The language was first conceived by a group around Alain Colmerauer in Marseille, France, in the early 1970s and the first Prolog system was developed in 1972 by Colmerauer with Philippe Roussel.

Prolog was one of the first logic programming languages, and remains the most popular among such languages today, with several free and commercial implementations available.

The language has been used for theorem proving, expert systems, as well as its original intended field of use, natural language processing.

Modern Prolog environments support creating graphical user interfaces, as well as administrative and networked applications.

Prolog is well-suited for specific tasks that benefit from rule-based logical queries such as searching databases, voice control systems, and filling templates.

Prolog did not fail because it was lacking in declarative concision. It failed because there's an annoying layer in between formal description in the problem domain and viable execution strategies in the solution domain.

This layer, too, requires code. Of course, we can just write a formal description of the "annoying layer" as a Prolog program and then let Prolog do all the real work.

Uh, wait a minute, recursion has somehow failed us here. How could that even be? Does not compute. Proceeding to Halt and Catch Fire.

Comment Re:All your jobs are...belong to us! (Score 1) 126

As of yet, there is nothing inherently special about a human being that cannot be reproduced by machines.

What on earth are you smoking?

The present gap, on best available technology, is so staggeringly mind-rending it could serve as the third ring in Dante's Total Enlightenment Vortex.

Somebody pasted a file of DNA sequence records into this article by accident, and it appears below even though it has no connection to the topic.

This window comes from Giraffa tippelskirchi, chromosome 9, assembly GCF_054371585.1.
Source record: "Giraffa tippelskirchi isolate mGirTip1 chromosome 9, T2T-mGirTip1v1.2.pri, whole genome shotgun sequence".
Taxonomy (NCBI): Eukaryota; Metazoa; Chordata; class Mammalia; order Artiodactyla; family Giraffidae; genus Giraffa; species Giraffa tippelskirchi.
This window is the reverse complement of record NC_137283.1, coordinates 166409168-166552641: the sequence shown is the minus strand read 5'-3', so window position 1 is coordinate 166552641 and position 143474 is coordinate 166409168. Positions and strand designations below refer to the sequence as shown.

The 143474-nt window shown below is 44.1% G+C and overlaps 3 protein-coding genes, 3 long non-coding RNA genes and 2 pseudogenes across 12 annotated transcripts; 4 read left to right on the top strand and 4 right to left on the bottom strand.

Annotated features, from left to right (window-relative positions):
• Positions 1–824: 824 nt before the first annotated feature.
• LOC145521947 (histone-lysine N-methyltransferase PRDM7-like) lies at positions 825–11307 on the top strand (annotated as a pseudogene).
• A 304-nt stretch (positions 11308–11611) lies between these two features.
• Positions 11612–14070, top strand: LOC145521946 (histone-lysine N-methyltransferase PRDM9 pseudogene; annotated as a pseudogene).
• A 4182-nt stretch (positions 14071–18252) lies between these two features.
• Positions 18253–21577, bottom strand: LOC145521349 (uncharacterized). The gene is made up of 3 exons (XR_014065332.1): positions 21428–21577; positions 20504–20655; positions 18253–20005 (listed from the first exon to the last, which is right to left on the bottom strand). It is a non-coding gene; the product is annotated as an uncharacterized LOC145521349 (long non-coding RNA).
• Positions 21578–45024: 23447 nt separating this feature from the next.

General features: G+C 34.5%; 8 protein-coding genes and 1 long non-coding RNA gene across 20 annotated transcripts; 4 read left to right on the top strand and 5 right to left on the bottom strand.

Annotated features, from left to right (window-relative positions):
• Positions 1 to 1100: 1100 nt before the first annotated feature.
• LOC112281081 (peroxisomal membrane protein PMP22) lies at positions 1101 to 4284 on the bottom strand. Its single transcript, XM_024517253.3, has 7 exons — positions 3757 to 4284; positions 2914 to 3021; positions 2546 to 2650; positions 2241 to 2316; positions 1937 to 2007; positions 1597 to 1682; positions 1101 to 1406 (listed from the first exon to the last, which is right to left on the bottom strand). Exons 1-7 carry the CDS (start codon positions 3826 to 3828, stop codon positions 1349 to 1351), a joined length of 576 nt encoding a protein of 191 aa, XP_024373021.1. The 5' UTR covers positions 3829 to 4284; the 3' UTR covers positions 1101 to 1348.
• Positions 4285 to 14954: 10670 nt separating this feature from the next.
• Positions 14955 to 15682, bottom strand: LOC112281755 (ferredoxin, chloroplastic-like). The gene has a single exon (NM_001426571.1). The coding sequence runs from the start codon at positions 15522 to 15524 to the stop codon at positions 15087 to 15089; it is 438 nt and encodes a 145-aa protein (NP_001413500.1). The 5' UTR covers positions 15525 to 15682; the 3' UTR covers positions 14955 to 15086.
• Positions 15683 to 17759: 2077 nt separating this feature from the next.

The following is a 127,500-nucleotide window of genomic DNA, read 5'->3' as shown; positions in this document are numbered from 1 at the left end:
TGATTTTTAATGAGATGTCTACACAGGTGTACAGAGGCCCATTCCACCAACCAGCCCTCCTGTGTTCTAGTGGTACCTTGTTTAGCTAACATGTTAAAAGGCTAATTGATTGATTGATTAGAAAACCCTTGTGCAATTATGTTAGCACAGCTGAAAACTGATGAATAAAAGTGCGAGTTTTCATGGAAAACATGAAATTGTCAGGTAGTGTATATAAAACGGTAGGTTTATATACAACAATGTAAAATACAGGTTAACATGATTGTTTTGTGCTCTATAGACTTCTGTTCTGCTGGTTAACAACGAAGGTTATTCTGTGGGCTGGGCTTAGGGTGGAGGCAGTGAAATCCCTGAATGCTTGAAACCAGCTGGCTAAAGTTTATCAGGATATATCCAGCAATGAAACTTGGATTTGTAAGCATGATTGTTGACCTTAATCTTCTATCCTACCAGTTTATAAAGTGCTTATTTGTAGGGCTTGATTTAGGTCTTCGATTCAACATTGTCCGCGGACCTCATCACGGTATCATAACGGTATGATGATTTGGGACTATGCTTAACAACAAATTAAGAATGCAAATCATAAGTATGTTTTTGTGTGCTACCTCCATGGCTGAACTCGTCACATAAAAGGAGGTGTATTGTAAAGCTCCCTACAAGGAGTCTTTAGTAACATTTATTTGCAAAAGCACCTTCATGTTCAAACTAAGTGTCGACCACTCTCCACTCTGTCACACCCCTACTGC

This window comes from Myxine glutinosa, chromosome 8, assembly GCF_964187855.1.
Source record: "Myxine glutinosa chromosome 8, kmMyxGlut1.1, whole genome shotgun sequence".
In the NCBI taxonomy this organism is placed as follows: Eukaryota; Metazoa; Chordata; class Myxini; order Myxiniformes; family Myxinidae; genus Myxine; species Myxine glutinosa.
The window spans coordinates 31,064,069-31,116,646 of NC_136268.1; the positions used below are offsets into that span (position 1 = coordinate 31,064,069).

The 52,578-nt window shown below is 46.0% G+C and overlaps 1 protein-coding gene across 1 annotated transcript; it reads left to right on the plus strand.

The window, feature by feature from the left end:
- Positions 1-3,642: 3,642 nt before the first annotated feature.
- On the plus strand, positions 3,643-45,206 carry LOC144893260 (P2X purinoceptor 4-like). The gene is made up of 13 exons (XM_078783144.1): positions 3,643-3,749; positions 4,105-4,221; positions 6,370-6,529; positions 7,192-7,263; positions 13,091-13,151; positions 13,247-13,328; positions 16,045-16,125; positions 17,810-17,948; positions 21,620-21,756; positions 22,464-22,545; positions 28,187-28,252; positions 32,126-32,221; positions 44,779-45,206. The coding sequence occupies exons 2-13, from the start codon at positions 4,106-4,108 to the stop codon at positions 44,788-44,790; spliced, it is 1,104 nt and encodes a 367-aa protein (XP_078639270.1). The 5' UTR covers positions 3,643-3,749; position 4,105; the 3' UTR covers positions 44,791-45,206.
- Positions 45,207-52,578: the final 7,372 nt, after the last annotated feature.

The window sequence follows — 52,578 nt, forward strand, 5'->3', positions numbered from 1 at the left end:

(Midway through the fifth ring—still reeling in shock from the fourth ring's ascendancy of green slime as fully revealed—the Pilgrim of Total Enlightenment receives a surprising and painful transcranial injection of quantum nanodots, so that the true horrors of rings six—spoiler alert: Chaitin's omega because blindingly intuitive and compulsive to calculate—and seven—HAL hasn't blinked since—can be savoured and swallowed in immense and total abjection.)

Comment Re:Remember kids! (Score 1) 394

I love the politicians who stump for "no invisible tax" and write legislation to ensure that gasoline pumps break out every tax category on the paper receipt (we still have these in Canada, I can't speak for anywhere else).

Everybody knows the deal going in.

I sure wish we'd apply the "no invisible tax" standard to casinos, as well. In this world, every patron is entitled to a printed receipt on the way out (just stick your card into the receipt printer near the main exit) of total $$$ in bets placed and total $ in winnings returned.

Even better if those same receipts enumerate the proportion of your losses that wind up in the government's pocket.

7 Facts about Gambling Winnings in the US

Riddle me this, Batman: how does an activity with a guaranteed amortized loss end up pay tax to Uncle Sam on aggregate negative proceeds?

John, a German national, travels to Las Vegas on holiday. He wins a single $10,000 jackpot on the slot machines while playing at Caesar's Palace, triggering the creation of form W2-G by the casino, a copy of which is given to the player. He also wins $1000 more in various slot machine wins, none of which trigger the creation of form W2-G. When John wins the $10,000 jackpot, he hands the slot attendant his German passport along with Form W8-BEN. The slot attendant processes the form and no withholding is taken from the $10,000 jackpot. At the end of the calendar year, John will need to file Form 1040NR with the IRS and report the $11,000 of gambling winnings. He will attach Form 8833, reporting his use of the treaty position to make the gambling winnings non-taxable in the US, along with a copy of the Form W2-G he received from the casino. John will only need to file Form 1040NR in the years that he has US sourced income.

I understand taxing proceeds in a game of skill like poker, but freaking slot machines? Ludicrous. Beyond insane. Conceptually criminal.